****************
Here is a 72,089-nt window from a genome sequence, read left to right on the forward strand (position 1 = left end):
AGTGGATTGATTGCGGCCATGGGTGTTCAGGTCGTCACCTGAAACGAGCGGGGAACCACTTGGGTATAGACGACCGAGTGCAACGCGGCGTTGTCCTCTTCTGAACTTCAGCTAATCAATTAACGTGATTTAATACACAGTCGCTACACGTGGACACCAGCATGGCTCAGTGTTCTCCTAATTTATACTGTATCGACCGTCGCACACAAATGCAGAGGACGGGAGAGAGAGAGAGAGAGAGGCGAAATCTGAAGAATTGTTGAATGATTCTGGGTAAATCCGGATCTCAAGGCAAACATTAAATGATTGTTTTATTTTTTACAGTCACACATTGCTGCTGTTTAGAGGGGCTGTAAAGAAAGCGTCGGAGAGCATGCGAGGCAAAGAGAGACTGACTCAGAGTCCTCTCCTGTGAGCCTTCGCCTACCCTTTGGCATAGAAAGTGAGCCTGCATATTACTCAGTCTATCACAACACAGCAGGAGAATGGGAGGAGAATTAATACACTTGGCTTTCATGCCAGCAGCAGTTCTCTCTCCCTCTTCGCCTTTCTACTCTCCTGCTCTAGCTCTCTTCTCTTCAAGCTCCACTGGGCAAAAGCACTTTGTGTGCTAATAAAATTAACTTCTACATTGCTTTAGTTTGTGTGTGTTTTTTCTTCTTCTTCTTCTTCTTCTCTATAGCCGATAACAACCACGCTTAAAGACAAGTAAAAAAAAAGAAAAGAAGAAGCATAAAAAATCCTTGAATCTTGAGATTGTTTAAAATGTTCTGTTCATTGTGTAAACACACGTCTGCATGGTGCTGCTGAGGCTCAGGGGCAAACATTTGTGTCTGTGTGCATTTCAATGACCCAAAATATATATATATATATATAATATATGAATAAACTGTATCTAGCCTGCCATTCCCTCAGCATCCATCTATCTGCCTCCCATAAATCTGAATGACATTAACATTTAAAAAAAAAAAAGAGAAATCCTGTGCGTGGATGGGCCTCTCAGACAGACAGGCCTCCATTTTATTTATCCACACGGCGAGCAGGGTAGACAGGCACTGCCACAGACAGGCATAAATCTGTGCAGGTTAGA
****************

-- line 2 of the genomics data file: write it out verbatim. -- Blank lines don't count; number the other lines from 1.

AGTGGATTGATTGCGGCCATGGGTGTTCAGGTCGTCACCTGAAACGAGCGGGGAACCACTTGGGTATAGACGACCGAGTGCAACGCGGCGTTGTCCTCTTCTGAACTTCAGCTAATCAATTAACGTGATTTAATACACAGTCGCTACACGTGGACACCAGCATGGCTCAGTGTTCTCCTAATTTATACTGTATCGACCGTCGCACACAAATGCAGAGGACGGGAGAGAGAGAGAGAGAGAGGCGAAATCTGAAGAATTGTTGAATGATTCTGGGTAAATCCGGATCTCAAGGCAAACATTAAATGATTGTTTTATTTTTTACAGTCACACATTGCTGCTGTTTAGAGGGGCTGTAAAGAAAGCGTCGGAGAGCATGCGAGGCAAAGAGAGACTGACTCAGAGTCCTCTCCTGTGAGCCTTCGCCTACCCTTTGGCATAGAAAGTGAGCCTGCATATTACTCAGTCTATCACAACACAGCAGGAGAATGGGAGGAGAATTAATACACTTGGCTTTCATGCCAGCAGCAGTTCTCTCTCCCTCTTCGCCTTTCTACTCTCCTGCTCTAGCTCTCTTCTCTTCAAGCTCCACTGGGCAAAAGCACTTTGTGTGCTAATAAAATTAACTTCTACATTGCTTTAGTTTGTGTGTGTTTTTTCTTCTTCTTCTTCTTCTTCTCTATAGCCGATAACAACCACGCTTAAAGACAAGTAAAAAAAAAGAAAAGAAGAAGCATAAAAAATCCTTGAATCTTGAGATTGTTTAAAATGTTCTGTTCATTGTGTAAACACACGTCTGCATGGTGCTGCTGAGGCTCAGGGGCAAACATTTGTGTCTGTGTGCATTTCAATGACCCAAAATATATATATATATATATAATATATGAATAAACTGTATCTAGCCTGCCATTCCCTCAGCATCCATCTATCTGCCTCCCATAAATCTGAATGACATTAACATTTAAAAAAAAAAAAGAGAAATCCTGTGCGTGGATGGGCCTCTCAGACAGACAGGCCTCCATTTTATTTATCCACACGGCGAGCAGGGTAGACAGGCACTGCCACAGACAGGCATAAATCTGTGCAGGTTAGA